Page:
One day, we got the news that a brown, transgender woman had been found dead, while another brown transgender woman was found alive, but severely hurt in the dogpatch neighborhood of SF. The word on the street was that the perpetrator had been a client. At that point, they had not identified the woman who was killed, but there were rumors that it was Sara, who had not been seen for weeks.
When I heard this, I lost my shit. Even when she was identified as Ruby Rodriguez, who was someone I did not even know, I continued to cry. When I went to the candlelight vigil for Ruby, I could not stop crying. Sara was not at the vigil, but Karly was, and Karly refused to leave my side when she saw that I couldn’t stop crying.
But then, only weeks after Ruby’s memorial, Sara was found dead in Golden Gate Park. We did not know if it was overdose or if she had been killed, but most of us suspected that it was the same bad client. There were in fact 12 deaths of transwomen who were street-based sex workers in the past 4 years in SF that were rumored to be all one guy. There was no investigation. You see, police don’t tend to prioritize investigating violence against sex workers, especially if they are brown, especially if they are transgender, especially if they are homeless.
Karly was so heartbroken. I wish I could have cheered her up even half as much she always cheered me up. She had been doing so well, but this was too much for her. The last time I saw Karly, she was so high that she did not recognize me, and she was pushing a shopping cart full of her belongings, because she had lost her SRO room.
That was a hard year for the entire sex worker community. We all suffered from this violence. And dealing with that pain meant that some of us relapsed into various coping mechanisms. That year, I lost several other dear friends to overdose and suicide.
It hurts so much to tell these stories. There are way too many stories like this. But I want you to understand that when I see Christeene, in her sex-worker boots, wearing almost nothing – when I see her dressed like that with smeared make-up and bruises – I see a loved one who has just come out of a violent situation, maybe with an abusive client, or a police officer, or a hateful stranger. You might not see this because we have different experiences of the world. But I am telling you so that we can be aware that these are real stories and real traumas that are present in our queer community.
Dear Paul, I really respect you as a performer and community member. The first time I saw you perform, was as Rebecca Havemayer, and I really enjoyed watching your physical specificity and clear character work. You are extremely talented, and I admire the work and commitment you put into your art. I also respect you as a community member. I see that you sometimes are vocal about community issues and causes, encouraging your audience to support these things. I also see that you put a lot of time and energy into community events that are so beloved by the Austin queer community.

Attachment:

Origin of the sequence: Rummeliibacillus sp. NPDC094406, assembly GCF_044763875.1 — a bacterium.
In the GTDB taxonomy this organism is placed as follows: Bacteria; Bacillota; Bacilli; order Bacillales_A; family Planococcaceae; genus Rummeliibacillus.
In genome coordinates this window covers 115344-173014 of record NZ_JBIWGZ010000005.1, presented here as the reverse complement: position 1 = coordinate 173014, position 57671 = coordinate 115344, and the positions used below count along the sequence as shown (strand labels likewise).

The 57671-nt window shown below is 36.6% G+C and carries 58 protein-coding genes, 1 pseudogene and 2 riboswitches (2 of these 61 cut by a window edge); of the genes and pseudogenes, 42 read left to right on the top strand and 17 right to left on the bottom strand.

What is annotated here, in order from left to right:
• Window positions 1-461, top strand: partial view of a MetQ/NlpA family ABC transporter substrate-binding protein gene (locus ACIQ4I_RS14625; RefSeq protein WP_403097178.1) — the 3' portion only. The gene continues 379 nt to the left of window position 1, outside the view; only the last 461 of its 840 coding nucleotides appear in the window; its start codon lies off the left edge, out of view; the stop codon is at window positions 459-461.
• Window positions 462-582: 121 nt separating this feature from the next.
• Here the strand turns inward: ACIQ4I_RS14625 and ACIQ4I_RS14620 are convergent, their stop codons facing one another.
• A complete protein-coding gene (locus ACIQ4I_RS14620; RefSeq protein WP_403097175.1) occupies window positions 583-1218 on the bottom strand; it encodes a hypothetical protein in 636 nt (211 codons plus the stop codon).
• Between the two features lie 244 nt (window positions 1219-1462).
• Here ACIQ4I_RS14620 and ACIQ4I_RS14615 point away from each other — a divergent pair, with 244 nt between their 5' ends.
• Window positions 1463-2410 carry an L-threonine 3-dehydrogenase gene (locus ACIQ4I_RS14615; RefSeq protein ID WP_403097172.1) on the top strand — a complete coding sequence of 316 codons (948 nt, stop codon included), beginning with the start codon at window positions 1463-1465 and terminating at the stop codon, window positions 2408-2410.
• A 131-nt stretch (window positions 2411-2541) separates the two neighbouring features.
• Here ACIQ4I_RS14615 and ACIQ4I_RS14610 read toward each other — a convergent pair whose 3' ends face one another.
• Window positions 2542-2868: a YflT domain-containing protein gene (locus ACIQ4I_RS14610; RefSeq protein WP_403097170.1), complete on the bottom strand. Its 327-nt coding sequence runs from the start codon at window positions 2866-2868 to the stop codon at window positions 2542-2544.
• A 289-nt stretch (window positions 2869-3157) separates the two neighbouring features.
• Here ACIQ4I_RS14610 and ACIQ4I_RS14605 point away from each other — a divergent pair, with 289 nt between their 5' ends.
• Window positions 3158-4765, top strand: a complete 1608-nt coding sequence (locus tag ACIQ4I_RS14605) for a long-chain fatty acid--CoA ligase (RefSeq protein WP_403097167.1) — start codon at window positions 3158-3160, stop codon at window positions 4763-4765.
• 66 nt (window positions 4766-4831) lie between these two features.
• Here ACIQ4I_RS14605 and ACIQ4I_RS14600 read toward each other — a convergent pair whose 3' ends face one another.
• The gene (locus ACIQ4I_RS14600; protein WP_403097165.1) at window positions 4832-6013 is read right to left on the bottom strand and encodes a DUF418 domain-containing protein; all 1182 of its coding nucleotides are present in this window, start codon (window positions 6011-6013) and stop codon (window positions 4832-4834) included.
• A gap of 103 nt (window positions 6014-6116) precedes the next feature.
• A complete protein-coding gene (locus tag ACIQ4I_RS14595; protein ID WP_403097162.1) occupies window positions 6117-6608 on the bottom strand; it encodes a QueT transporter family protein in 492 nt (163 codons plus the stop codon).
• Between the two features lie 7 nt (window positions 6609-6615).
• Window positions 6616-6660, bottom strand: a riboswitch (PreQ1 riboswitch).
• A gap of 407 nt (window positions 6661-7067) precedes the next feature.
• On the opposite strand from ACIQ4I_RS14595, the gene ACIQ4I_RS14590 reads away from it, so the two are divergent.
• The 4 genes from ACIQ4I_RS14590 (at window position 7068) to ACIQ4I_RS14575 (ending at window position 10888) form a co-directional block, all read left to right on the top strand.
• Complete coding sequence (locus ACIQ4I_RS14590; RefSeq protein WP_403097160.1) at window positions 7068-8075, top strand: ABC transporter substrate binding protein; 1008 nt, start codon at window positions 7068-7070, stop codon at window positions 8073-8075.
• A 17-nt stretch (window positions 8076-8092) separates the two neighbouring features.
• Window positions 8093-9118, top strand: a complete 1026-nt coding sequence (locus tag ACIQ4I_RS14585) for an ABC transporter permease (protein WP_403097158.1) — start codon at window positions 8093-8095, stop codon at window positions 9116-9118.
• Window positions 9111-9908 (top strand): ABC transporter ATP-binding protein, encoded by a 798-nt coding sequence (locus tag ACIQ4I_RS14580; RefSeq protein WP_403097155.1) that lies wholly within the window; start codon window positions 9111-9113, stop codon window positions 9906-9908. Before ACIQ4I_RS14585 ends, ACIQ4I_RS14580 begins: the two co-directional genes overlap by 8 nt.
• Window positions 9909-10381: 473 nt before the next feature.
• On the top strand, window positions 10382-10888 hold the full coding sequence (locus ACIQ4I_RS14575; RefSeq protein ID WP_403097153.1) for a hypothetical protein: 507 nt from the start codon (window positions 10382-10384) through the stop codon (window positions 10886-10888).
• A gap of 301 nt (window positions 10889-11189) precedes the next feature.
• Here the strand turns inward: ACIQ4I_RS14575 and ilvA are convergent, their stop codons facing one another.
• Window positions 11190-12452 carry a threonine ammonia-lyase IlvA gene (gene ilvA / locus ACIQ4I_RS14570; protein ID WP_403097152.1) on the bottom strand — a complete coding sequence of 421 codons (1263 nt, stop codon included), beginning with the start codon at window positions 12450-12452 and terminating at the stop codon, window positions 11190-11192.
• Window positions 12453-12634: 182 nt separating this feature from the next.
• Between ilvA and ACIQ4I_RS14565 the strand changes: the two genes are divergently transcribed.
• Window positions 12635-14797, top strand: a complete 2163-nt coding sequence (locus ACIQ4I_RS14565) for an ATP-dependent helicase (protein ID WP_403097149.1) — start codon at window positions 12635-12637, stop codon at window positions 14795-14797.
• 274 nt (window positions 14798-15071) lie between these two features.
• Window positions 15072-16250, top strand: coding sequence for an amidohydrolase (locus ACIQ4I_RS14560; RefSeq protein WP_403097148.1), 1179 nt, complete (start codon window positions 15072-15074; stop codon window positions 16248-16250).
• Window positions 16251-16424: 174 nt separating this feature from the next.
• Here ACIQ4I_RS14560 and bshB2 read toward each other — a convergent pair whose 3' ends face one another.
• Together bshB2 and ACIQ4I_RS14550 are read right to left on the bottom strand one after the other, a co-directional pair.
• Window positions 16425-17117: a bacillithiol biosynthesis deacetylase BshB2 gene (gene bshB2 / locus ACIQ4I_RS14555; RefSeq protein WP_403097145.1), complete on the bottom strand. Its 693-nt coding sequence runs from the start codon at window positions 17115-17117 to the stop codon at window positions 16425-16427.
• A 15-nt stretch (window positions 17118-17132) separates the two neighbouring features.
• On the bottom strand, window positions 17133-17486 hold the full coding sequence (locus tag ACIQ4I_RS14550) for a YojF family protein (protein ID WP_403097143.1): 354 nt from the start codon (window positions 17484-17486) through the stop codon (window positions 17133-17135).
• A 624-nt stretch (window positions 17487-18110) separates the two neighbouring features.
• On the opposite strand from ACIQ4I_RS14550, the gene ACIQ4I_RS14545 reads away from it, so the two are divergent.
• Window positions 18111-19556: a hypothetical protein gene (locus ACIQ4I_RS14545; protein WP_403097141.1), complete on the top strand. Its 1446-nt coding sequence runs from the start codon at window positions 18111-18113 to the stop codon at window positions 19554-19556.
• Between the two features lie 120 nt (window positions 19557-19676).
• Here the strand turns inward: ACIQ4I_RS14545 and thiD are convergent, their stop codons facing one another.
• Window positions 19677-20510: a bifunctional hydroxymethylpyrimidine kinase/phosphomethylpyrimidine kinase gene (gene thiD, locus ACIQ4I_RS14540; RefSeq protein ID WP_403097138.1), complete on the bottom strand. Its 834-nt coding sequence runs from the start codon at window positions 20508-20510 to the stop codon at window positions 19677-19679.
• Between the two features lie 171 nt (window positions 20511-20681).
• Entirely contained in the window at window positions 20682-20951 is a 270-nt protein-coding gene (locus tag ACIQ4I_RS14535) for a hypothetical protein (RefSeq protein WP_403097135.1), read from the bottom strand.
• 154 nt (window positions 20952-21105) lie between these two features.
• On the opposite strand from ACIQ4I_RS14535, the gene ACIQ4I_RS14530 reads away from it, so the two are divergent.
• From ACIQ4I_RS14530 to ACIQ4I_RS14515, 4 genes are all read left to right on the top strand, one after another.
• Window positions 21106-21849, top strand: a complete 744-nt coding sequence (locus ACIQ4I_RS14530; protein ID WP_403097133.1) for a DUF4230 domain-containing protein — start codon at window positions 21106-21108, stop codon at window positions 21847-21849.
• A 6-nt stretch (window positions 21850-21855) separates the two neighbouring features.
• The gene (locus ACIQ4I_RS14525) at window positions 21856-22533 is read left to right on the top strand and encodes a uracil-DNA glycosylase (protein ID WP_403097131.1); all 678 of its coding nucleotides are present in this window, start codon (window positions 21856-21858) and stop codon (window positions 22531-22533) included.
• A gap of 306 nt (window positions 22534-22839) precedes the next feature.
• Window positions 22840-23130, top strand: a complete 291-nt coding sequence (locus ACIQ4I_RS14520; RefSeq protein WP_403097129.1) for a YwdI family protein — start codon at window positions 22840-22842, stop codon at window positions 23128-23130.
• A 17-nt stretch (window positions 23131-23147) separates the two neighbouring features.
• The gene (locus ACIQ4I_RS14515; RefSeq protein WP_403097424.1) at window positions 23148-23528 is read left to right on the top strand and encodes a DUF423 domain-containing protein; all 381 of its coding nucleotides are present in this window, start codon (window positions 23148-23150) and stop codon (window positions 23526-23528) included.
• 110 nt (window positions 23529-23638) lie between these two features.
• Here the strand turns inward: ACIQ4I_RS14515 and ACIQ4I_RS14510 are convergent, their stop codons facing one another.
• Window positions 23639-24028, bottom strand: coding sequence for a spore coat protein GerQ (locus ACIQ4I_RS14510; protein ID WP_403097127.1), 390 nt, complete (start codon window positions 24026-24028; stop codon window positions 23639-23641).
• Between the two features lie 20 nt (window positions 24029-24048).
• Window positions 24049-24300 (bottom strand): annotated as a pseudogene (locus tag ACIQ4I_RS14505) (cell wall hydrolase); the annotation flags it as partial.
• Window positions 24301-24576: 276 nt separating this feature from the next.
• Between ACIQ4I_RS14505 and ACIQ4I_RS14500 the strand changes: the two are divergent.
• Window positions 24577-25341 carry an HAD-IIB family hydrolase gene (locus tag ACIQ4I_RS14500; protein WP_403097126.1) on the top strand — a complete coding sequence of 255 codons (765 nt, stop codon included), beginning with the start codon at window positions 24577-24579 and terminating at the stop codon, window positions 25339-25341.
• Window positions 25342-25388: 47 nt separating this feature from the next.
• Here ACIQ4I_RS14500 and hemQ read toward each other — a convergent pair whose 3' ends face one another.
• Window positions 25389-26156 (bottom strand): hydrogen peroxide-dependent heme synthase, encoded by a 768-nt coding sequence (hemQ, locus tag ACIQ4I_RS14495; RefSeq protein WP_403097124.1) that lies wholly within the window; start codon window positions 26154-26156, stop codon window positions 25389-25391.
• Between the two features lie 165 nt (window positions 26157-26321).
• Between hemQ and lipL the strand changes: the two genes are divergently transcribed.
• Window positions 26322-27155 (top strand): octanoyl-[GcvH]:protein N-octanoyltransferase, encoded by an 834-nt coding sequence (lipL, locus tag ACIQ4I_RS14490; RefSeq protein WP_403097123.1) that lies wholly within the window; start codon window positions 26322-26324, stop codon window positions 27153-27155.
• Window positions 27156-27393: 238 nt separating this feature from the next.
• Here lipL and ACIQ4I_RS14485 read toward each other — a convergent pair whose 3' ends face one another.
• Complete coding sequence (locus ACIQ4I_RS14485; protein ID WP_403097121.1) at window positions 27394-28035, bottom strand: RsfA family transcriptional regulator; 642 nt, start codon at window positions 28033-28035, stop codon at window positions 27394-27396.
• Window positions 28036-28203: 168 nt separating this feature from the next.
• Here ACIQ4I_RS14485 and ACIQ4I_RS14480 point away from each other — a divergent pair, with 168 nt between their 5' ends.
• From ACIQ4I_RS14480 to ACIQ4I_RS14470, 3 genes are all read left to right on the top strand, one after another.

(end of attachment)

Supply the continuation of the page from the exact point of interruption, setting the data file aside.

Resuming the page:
However, back at Gaybigaygay 2011, I heard Rebecca Havemayer on stage, making a joke about the dirty trick that Christeene was turning out by the portapotties. At that point, I had not yet seen Christeene in action but this comment, alone, hurt.
And, dear queer community, it also hurt me when the joke was made, because I saw you, my friends, laughing. I had just moved to Austin, and that was my first Gaybi. I had enjoyed a magical day, but in this moment I suddenly felt alienated and alone. And I felt betrayed. I expect to see the hatred and the jokes in the straight world, but it hurts so much worse when I see it coming from within my own community. I have watched Christeene – to see if there was something I am not understanding. Since then, I have seen all of the videos, and read many interviews, looking for answers.
I can see that Christeene has evolved over the years. In fact, it seems like Paul, has heard criticism and really tried to address it. But have the issues successfully been addressed? By changing a character is the history erased?
I don’t want to believe the intent is to hurt – I don’t want to believe that anyone who is laughing is laughing at sex workers or transgender women. But what sort of message is being perpetuated? Who might it be harming? Is it possible that this phenomenon is giving people permission to make fun of and hate people who are part of our community? How can we, as a community, address our traumas in a way that is productive? How can we make art that pushes social boundaries towards justice? How can we make art and hold events that are inclusive ALL the queers, especially those who face even more marginalization than those who are on the stage?
Thank you all for your time.
With deep love and respect,
Anonymous Austin Queer